DR. LAYARD: I believe that active smoking is a risk factor for cancer. Smokers are more likely to get cancer than non-smokers. I do not use the word cause because it means different things to different people. There are various interpretations of the term cause and I think that it is best in this context to use the language that I have used and that's what I do. This, after all, is a probabalistic exercise, we're talking about statistics here.

Page 9192-9195

MS. SHERMAN: Do you believe active smoking causes lung cancer?
DR. ROTH: It's a risk factor.
MS. SHERMAN: Have you done any analysis of the studies dealing with lung cancer and active smoking?
DR. ROTH: Any formal analyses like you see here? No. I've looked at them.
MS. SHERMAN: Do you have any reason to disagree with the conclusion of the Surgeon General linking active smoking with development of lung cancer?
DR. ROTH: I don't know precisely which Surgeon General report you're talking about and I've never done a formal analyses of all these data. I just accept it at face value that it's a risk factor.
MS. SHERMAN: Have you read the Surgeon General's report on the subject from 1964 to 1989?
DR. ROTH: In 1965 I read the 1964 report.
MS. SHERMAN: And that was the last one?
DR. ROTH: Well, I've looked at tables, I'm sure. I'm sure I've looked at tables that appeared in subsequent Surgeon General reports, you know, I've looked at these tables but I have never done a formal analyses of them.
MS. SHERMAN: How would you go about identifying what we call a confounder?
DR. ROTH: There are a number of steps. Step number one is just look through the literature. Look at the health end point that you're investigating, heart disease, lung cancer, and look through the literature to see what's available, has this been shown to be a risk factor. And that's step number one.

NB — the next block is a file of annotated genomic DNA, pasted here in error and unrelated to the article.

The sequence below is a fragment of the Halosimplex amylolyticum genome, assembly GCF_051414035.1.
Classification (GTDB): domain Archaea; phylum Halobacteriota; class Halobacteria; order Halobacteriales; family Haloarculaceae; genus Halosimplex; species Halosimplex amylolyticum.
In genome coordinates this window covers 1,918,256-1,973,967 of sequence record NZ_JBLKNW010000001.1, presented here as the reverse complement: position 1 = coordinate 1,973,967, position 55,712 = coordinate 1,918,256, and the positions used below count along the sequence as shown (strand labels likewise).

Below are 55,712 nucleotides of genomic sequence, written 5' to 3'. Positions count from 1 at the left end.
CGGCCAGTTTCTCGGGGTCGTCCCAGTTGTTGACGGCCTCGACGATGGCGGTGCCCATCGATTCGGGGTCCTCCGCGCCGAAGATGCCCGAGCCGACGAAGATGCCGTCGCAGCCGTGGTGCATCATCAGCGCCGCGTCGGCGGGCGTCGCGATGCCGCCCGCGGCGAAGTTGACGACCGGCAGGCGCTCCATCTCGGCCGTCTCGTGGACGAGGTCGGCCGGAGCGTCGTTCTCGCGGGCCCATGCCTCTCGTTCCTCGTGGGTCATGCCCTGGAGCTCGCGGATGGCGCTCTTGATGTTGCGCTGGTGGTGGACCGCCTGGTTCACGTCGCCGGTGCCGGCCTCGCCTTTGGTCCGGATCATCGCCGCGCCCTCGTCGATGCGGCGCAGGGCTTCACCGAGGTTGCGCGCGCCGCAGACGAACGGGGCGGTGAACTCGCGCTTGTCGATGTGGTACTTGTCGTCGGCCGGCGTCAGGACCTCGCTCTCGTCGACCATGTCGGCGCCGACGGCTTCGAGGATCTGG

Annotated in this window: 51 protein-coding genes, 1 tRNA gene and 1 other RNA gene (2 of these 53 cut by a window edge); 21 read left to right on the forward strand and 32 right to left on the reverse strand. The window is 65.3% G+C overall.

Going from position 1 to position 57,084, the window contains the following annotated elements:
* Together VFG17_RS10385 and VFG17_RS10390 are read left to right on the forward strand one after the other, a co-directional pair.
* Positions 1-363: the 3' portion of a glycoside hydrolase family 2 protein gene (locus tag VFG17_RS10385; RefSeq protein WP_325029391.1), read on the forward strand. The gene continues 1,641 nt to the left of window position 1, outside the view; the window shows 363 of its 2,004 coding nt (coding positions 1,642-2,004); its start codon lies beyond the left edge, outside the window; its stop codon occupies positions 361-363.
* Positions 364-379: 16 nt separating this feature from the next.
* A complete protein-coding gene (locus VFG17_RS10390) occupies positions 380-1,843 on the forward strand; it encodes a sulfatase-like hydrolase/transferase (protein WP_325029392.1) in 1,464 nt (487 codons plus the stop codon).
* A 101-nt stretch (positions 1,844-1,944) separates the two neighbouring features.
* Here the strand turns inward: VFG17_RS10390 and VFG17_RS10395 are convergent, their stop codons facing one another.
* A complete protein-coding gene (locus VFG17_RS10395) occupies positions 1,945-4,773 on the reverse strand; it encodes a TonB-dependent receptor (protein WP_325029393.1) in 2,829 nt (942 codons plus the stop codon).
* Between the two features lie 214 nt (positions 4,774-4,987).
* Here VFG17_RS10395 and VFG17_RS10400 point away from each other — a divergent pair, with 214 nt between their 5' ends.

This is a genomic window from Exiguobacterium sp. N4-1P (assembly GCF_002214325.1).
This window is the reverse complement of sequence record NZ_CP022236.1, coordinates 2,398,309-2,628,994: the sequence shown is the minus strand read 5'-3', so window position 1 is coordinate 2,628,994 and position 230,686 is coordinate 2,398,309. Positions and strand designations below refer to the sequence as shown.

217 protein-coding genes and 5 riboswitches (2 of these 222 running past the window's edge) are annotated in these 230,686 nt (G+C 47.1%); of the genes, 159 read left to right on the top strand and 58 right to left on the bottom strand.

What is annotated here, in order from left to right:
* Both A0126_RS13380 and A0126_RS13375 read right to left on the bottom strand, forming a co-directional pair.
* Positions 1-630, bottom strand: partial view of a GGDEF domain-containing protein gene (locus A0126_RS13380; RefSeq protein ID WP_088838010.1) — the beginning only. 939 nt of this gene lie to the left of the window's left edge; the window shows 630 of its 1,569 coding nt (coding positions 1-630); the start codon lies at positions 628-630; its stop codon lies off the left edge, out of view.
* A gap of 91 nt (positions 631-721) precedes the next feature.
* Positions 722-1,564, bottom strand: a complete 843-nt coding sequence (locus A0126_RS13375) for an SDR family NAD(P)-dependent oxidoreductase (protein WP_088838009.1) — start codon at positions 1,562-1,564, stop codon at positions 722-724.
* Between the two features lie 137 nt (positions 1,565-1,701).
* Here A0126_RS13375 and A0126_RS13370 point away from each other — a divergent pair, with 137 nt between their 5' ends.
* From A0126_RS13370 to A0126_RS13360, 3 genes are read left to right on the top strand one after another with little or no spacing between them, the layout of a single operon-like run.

Even a simpler step, go through the NIH reports. There are books on cancer that they publish and they list the risk factors for all the different cancer end points.
MS. SHERMAN: Now, are you equating the term risk factor with the term confounder?
DR. ROTH: Sure. It depends how the study is designed.
MS. SHERMAN: Well, can you explain to me -- well, are you saying that a risk factor and a confounder is the same thing?
DR. ROTH: No, I'm not.
MS. SHERMAN: Okay. Well, then, what's the difference?
DR. ROTH: We're talking about semantics. If you go through a study, okay? Let's say you have a specific health end point, let's say A, heart disease, lung cancer, asthma attack, whatever it is. And let's say also that there is a variable that's associated with that health end point. Let's call it B. So heart disease -- and let's accept for now that cholesterol levels is a predictor of heart disease, so B is a risk factor of A, okay?
Now, let's say in that study you did not control for a third variable. Let's call it C. And C is directly related, let's say you know that it's not related to A but it's highly related to B. In other words, people that have high cholesterol levels also have this. Well, introducing C into the analyses or not considering it could confound the results. C is a confounder.
A risk factor is something that statistically in epidemiological studies is associated with the health end point.
MS. SHERMAN: So it's a casual relationship.
DR. ROTH: That's a dangerous word, okay?
MS. SHERMAN: I'm not a statistician.
DR. ROTH: Okay. Whenever you say that, it sends shivers down my spine. Cause is not an epidemiological term. Associations, predictions, that's the terminology of epidemiologists. Statistical associations. Not cause.

Page 9562-9565

MS. SHERMAN: So would it be fair to say that you believe that active smoking causes lung cancer in humans?
DR. GORI: It's fair to say that I believe that active smoking is a risk factor.
MS. SHERMAN: What is the difference between a risk factor and a cause?
DR. GORI: Let me try to put it in non-scientific terms.
MS. SHERMAN: Please. Yes.
DR. GORI: If a person has influenza he must have the virus of influenza, otherwise he will not have influenza. That's a necessary cause. It's a cause. If a person has lung cancer, he could or could not have smoked and of course there are a number of other things that would have caused that particular lung cancer, so that we are not in a position to ascribe that particular lung cancer to any particular cause. That's why we call smoking a risk factor, rather than a cause. Is that sufficient explanation or differentiation between what the concept of cause is and the concept of risk factor is?